Minutes of the University Assessment Committee Meeting on Wednesday, March 14 at 3 p.m. in Woodburn Conference room 1.

Present:  Altmyer, Termes, Sharon Hemmingson, Earley, J. Miller, Schamber, K. Meyers.

Absent:  Cook, Haislett, Myers, Calhoon, Buchholz.

Chair recommended and committee agreed to the following meetings for the rest of this semester- time and location would remain

the same unless otherwise notified.

  • March 28 - wrapup- review of human performance rewrites

  • April 11 - Earley and Schamber on general education and assessment

  • April 18 - Dar  on assessment of technological literacy

  • April 25 - Haislett- academic environment

Committee discussed for sometime the draft of how to write an annual assessment report.  Second draft was approved.

Faculty research funds available - Top  

The faculty-research committee has funds available for the current fiscal year. Write a short (about three-page) proposal. Proposal forms are available at the grants office or can be printed out from their webpage.

It is anticipated that successful applicants will request support for faculty release time, research equipment, travel to research sites or research support for the production of creative work. Preference is given to new applicants, particularly in the areas of education, business, social sciences and humanities. A three-hour release time is available for spring of 2002. Apply now. The next deadline for proposals is April 27 at 3 p.m.

The applicants are encouraged to contact the committee members for advice prior to completing their proposals. The members are John Alsup, Steve Anderson, Lyle Cook, Tom Cox,  Abdollah Farrokhi, chair; Jim Hess, Kathleen Parrow, Shane Sarver and Rob Schurrer.

The research committee will not provide salary. The committee may approve payment to student or non-student research assistants. Deliver the original plus ten copies of your proposal to the grants office in Woodburn 218 or Dr. Farrokhi’s office in Woodburn 314.


Grants opportunities announced - Top  

Below are the program materials received March 1-14 in the grants office, Woodburn 218. For copies of the information, contact our office at 642-6627 or e-mail requests to us at grants@bhsu.edu.  Fellowship information will also be posted on the Student Union bulletin board near the information desk.

  • Foundation for the Future Research Programs.  The Foundation for the Future has developed a research grant program to provide financial support to scholars undertaking research that is directly related to a better understanding of the factors affecting the quality of life for the long-term future of humanity.  The key subject areas are: biological/genetic futures; natural resource futures; demographic/social futures; cultural/values futures; economic futures; governance.  Deadline: April 30, 2001.
  • Whitehall Foundation, Inc.  Offering research grants to established scientists of all ages working at accredited institutions in the United States.  Awards range from $30,000-$75,000/year for up to two years.  Also offered is a grant-in-aid program for researchers at the assistant professor or senior scientists levels.  Award is $30,000 for a one-year period.  Letters of intent due April 15; applications due Sept. 1.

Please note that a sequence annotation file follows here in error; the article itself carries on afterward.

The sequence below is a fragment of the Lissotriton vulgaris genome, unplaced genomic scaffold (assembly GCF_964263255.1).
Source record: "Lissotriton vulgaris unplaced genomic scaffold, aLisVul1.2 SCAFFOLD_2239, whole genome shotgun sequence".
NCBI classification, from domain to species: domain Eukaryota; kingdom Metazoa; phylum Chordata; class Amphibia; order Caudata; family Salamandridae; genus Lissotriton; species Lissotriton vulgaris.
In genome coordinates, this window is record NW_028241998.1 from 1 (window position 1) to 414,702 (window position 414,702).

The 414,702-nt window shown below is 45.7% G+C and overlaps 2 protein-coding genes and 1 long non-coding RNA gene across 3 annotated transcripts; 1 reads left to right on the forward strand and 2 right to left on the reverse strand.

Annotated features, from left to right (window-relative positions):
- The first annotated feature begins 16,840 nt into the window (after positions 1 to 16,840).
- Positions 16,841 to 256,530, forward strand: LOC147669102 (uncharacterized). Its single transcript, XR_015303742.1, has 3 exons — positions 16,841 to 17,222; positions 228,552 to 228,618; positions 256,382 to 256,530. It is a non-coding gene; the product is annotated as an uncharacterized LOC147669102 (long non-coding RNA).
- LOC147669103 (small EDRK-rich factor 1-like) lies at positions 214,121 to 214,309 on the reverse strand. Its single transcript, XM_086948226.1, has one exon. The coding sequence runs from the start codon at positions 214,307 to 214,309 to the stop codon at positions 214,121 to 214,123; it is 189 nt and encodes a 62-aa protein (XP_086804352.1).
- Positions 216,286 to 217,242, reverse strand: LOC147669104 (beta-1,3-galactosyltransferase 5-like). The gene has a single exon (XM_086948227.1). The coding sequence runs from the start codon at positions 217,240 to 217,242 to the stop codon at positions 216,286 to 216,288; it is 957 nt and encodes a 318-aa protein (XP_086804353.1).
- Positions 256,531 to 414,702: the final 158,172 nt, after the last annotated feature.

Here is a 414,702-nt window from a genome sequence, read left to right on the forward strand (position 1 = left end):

• U.S. Department of State.  Language and Cultural Enhancement Program.  Award is $60,000 for organizations with less than four years of experience and $100,000 for experienced programs.  Deadline March 29, 2001.
  • National Science Foundation.  Assessment of Student Achievement in Undergraduate Education (ASA).  This program supports the development and dissemination of assessment practices, materials (tools), and measures to guide efforts that improve the effectiveness of courses, curricula, programs of study, and academic institutions in promoting student learning in science, mathematics, engineering, and technology (SMET).  The program also promotes the full integration of assessment with these educational efforts.  Letters of intent (optional) due April 30, 2001.  Full proposals due June 7, 2001.
  • Corporation for National and Community Service.  National Service Fellowships.  The Corporation for National Service plans to support up to 12 National Service Fellowships beginning in September of 2001 and ending in June 2002.  The fellowships will be in the form of a contract made directly to individuals.  Both full-time (40 hours or more per week) and part-time (at least 20 hour per week) may be awarded.  Full-time award recipients will receive a total of $26,500, with payments of $2,650 per month over a nine-month period and a final completion award of $2,650.  Part-time award recipients may receive an optional final completion award of $2,650.  The request for proposals (RFP) will be issued on or around March 23, 2001.  http://www.nationalservice.org/


This week at BHSU

Submit items to Media Relations or send to Unit 9512, BHSU.




Speaker Becky Hillier,  Jonas 305, 10-11 a.m.

FDIC interviews, Career Center

Six Mile Road performance, Woodburn Auditorium, 7 p.m.

Preview Day: high school students on campus





Rising Junior (CAAP) Exam, noon-4 p.m.


Rising Junior (CAAP) Exam, 8 a.m. to noon

Student recital, Cook 303, 3:30 p.m.  


Research Symposium, Student Union, 10 a.m. - 2 p.m.

“Self-Help Yourself,” Cook 119, noon to 1 pm.

Faculty Senate meeting, Jonas 110, 3:15 p.m.



Green & Gold luncheon, Millstone, noon   

"Solutions to Affluenza, Student Union
Multi-Purpose Room



BHSU Frostbite Invitational